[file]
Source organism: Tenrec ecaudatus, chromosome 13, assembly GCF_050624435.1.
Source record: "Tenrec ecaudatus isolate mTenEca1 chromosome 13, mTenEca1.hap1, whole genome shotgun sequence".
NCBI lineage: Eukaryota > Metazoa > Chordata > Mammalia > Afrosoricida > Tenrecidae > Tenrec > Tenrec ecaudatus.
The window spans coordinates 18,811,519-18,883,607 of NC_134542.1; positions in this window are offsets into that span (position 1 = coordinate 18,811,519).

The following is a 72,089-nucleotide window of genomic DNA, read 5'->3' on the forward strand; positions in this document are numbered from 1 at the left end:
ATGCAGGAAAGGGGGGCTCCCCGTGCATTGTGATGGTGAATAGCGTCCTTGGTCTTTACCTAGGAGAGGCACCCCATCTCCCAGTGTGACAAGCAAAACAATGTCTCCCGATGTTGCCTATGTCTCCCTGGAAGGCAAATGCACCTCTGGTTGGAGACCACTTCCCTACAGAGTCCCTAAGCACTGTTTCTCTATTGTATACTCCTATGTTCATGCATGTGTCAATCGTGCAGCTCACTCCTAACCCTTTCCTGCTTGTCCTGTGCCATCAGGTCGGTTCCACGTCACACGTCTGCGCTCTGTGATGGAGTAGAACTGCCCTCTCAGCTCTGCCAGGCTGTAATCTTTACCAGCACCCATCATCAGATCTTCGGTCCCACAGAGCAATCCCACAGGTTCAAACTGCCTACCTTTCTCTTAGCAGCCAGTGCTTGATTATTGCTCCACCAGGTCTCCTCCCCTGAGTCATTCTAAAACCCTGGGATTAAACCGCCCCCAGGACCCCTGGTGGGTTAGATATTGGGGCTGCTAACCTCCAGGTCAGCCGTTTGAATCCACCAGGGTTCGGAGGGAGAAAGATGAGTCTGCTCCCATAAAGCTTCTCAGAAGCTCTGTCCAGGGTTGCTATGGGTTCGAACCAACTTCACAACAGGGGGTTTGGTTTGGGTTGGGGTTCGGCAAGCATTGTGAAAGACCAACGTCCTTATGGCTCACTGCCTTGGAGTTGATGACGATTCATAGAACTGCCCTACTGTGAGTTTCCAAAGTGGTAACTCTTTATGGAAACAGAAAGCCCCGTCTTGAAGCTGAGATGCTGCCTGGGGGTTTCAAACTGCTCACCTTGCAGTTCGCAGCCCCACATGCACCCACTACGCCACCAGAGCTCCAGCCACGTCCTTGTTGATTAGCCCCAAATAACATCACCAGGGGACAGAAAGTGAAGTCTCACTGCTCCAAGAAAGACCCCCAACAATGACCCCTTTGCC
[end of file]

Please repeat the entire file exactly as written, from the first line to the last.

Source organism: Tenrec ecaudatus, chromosome 13, assembly GCF_050624435.1.
Source record: "Tenrec ecaudatus isolate mTenEca1 chromosome 13, mTenEca1.hap1, whole genome shotgun sequence".
NCBI lineage: Eukaryota > Metazoa > Chordata > Mammalia > Afrosoricida > Tenrecidae > Tenrec > Tenrec ecaudatus.
The window spans coordinates 18,811,519-18,883,607 of NC_134542.1; positions in this window are offsets into that span (position 1 = coordinate 18,811,519).

The following is a 72,089-nucleotide window of genomic DNA, read 5'->3' on the forward strand; positions in this document are numbered from 1 at the left end:
ATGCAGGAAAGGGGGGCTCCCCGTGCATTGTGATGGTGAATAGCGTCCTTGGTCTTTACCTAGGAGAGGCACCCCATCTCCCAGTGTGACAAGCAAAACAATGTCTCCCGATGTTGCCTATGTCTCCCTGGAAGGCAAATGCACCTCTGGTTGGAGACCACTTCCCTACAGAGTCCCTAAGCACTGTTTCTCTATTGTATACTCCTATGTTCATGCATGTGTCAATCGTGCAGCTCACTCCTAACCCTTTCCTGCTTGTCCTGTGCCATCAGGTCGGTTCCACGTCACACGTCTGCGCTCTGTGATGGAGTAGAACTGCCCTCTCAGCTCTGCCAGGCTGTAATCTTTACCAGCACCCATCATCAGATCTTCGGTCCCACAGAGCAATCCCACAGGTTCAAACTGCCTACCTTTCTCTTAGCAGCCAGTGCTTGATTATTGCTCCACCAGGTCTCCTCCCCTGAGTCATTCTAAAACCCTGGGATTAAACCGCCCCCAGGACCCCTGGTGGGTTAGATATTGGGGCTGCTAACCTCCAGGTCAGCCGTTTGAATCCACCAGGGTTCGGAGGGAGAAAGATGAGTCTGCTCCCATAAAGCTTCTCAGAAGCTCTGTCCAGGGTTGCTATGGGTTCGAACCAACTTCACAACAGGGGGTTTGGTTTGGGTTGGGGTTCGGCAAGCATTGTGAAAGACCAACGTCCTTATGGCTCACTGCCTTGGAGTTGATGACGATTCATAGAACTGCCCTACTGTGAGTTTCCAAAGTGGTAACTCTTTATGGAAACAGAAAGCCCCGTCTTGAAGCTGAGATGCTGCCTGGGGGTTTCAAACTGCTCACCTTGCAGTTCGCAGCCCCACATGCACCCACTACGCCACCAGAGCTCCAGCCACGTCCTTGTTGATTAGCCCCAAATAACATCACCAGGGGACAGAAAGTGAAGTCTCACTGCTCCAAGAAAGACCCCCAACAATGACCCCTTTGCC